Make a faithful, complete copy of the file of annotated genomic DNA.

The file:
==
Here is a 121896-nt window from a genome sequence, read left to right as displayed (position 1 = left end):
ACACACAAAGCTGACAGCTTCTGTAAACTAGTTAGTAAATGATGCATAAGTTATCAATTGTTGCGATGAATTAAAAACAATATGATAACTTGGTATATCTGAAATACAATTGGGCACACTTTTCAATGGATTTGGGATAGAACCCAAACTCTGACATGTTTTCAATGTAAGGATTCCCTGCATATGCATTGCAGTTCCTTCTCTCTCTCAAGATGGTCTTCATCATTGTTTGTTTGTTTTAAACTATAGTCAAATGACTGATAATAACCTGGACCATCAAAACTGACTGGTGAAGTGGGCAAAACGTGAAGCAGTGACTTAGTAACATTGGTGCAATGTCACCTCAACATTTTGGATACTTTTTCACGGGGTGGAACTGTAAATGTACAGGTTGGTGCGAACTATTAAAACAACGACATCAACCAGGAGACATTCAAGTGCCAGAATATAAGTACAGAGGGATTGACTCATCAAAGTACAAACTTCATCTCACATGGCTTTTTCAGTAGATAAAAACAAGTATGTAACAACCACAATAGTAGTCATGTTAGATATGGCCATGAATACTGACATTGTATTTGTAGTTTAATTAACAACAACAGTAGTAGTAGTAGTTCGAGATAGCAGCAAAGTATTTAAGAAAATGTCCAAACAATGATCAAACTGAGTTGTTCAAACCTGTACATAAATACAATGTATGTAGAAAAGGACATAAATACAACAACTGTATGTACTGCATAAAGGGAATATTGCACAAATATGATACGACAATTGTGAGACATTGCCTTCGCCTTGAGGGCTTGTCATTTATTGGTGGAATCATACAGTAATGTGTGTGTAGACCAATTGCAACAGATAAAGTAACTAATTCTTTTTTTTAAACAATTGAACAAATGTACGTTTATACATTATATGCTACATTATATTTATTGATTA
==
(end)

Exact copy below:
Here is a 121896-nt window from a genome sequence, read left to right as displayed (position 1 = left end):
ACACACAAAGCTGACAGCTTCTGTAAACTAGTTAGTAAATGATGCATAAGTTATCAATTGTTGCGATGAATTAAAAACAATATGATAACTTGGTATATCTGAAATACAATTGGGCACACTTTTCAATGGATTTGGGATAGAACCCAAACTCTGACATGTTTTCAATGTAAGGATTCCCTGCATATGCATTGCAGTTCCTTCTCTCTCTCAAGATGGTCTTCATCATTGTTTGTTTGTTTTAAACTATAGTCAAATGACTGATAATAACCTGGACCATCAAAACTGACTGGTGAAGTGGGCAAAACGTGAAGCAGTGACTTAGTAACATTGGTGCAATGTCACCTCAACATTTTGGATACTTTTTCACGGGGTGGAACTGTAAATGTACAGGTTGGTGCGAACTATTAAAACAACGACATCAACCAGGAGACATTCAAGTGCCAGAATATAAGTACAGAGGGATTGACTCATCAAAGTACAAACTTCATCTCACATGGCTTTTTCAGTAGATAAAAACAAGTATGTAACAACCACAATAGTAGTCATGTTAGATATGGCCATGAATACTGACATTGTATTTGTAGTTTAATTAACAACAACAGTAGTAGTAGTAGTTCGAGATAGCAGCAAAGTATTTAAGAAAATGTCCAAACAATGATCAAACTGAGTTGTTCAAACCTGTACATAAATACAATGTATGTAGAAAAGGACATAAATACAACAACTGTATGTACTGCATAAAGGGAATATTGCACAAATATGATACGACAATTGTGAGACATTGCCTTCGCCTTGAGGGCTTGTCATTTATTGGTGGAATCATACAGTAATGTGTGTGTAGACCAATTGCAACAGATAAAGTAACTAATTCTTTTTTTTAAACAATTGAACAAATGTACGTTTATACATTATATGCTACATTATATTTATTGATTA